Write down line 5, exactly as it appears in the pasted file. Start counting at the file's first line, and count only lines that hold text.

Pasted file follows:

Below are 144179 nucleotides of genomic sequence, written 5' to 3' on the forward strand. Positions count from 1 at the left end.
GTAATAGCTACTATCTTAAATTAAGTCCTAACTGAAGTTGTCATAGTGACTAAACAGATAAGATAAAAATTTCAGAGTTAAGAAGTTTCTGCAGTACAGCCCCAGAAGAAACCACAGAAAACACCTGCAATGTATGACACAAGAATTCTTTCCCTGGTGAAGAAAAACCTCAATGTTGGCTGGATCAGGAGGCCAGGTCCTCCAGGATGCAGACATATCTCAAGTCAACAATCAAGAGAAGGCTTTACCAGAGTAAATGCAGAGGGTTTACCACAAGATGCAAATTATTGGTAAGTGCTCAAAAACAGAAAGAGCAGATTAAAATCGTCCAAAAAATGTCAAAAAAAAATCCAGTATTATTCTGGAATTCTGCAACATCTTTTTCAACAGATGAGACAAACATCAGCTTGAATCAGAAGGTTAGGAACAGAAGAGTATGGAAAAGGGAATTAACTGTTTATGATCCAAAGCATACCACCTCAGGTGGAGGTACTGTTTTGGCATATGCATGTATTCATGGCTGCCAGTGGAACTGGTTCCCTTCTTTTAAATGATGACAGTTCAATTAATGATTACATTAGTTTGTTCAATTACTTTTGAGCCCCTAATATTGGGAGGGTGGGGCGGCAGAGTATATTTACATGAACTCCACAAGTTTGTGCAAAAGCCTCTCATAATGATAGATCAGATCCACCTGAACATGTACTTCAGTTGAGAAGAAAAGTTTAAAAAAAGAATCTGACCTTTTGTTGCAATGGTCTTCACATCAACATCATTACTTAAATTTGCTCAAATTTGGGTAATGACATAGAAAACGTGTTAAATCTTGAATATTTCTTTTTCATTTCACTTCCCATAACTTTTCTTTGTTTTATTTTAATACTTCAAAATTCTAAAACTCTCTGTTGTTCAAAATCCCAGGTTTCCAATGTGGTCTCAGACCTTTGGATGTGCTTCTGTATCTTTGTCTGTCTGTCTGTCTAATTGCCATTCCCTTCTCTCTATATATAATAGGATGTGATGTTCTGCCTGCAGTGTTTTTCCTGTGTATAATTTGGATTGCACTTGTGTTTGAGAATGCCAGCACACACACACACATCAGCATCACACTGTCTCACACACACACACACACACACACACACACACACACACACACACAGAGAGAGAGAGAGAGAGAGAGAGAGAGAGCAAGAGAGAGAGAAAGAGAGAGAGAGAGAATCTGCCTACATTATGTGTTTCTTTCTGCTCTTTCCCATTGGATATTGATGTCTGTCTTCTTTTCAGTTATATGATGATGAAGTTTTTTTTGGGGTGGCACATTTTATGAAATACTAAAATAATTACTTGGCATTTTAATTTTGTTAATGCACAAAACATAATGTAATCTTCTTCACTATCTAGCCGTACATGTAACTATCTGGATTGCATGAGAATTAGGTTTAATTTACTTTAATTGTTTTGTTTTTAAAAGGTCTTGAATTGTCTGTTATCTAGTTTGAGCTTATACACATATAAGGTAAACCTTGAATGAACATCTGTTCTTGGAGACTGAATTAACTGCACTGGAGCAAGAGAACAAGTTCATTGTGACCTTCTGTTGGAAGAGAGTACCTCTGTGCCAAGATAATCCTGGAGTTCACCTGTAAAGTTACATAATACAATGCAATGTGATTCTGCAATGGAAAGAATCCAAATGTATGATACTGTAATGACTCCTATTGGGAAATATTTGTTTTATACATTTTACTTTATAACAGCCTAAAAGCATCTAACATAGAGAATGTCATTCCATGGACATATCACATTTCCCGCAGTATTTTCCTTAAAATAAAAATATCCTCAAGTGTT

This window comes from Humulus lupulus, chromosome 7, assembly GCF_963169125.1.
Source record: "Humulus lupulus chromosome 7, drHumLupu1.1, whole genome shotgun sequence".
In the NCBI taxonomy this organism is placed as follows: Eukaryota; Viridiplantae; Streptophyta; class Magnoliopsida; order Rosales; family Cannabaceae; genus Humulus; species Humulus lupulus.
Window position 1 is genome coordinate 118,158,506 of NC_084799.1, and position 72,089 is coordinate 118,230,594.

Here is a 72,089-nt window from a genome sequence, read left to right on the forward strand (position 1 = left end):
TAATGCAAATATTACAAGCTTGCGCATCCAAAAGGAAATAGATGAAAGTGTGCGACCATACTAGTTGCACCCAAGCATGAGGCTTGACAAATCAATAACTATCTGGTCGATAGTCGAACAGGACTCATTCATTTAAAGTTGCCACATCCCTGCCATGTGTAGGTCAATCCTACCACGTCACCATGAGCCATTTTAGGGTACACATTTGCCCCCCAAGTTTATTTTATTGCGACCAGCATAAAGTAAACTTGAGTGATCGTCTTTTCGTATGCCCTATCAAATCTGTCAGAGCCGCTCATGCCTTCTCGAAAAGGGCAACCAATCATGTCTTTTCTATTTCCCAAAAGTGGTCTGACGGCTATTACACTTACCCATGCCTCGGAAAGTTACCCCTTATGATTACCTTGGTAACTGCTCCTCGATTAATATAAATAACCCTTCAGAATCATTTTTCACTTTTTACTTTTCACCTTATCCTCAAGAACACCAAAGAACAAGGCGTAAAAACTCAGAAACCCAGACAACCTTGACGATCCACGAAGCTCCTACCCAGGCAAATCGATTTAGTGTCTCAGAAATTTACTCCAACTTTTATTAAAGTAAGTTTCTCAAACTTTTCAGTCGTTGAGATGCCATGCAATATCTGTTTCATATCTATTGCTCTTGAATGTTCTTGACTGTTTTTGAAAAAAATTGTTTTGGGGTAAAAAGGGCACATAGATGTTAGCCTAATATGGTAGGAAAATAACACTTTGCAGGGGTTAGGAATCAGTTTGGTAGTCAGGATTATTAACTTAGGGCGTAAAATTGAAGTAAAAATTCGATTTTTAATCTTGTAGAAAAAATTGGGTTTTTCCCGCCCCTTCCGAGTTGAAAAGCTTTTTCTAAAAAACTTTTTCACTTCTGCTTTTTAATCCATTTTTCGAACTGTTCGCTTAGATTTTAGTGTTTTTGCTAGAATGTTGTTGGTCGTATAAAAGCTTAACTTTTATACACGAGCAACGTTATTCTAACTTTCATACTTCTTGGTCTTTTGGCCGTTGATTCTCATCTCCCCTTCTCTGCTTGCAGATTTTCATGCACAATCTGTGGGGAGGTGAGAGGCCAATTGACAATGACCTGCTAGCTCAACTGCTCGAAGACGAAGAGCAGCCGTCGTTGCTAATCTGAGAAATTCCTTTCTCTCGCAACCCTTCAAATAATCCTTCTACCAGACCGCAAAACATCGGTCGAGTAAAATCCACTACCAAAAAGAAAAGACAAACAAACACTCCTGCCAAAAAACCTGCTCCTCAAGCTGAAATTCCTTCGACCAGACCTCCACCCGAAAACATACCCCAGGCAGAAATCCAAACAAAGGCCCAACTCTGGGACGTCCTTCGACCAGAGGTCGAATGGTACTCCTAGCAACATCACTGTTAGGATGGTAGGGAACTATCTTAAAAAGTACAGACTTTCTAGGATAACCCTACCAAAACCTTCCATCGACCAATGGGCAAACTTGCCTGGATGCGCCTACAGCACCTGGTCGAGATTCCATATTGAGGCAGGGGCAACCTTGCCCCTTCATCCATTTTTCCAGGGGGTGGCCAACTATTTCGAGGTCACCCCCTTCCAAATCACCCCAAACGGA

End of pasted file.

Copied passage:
In the NCBI taxonomy this organism is placed as follows: Eukaryota; Viridiplantae; Streptophyta; class Magnoliopsida; order Rosales; family Cannabaceae; genus Humulus; species Humulus lupulus.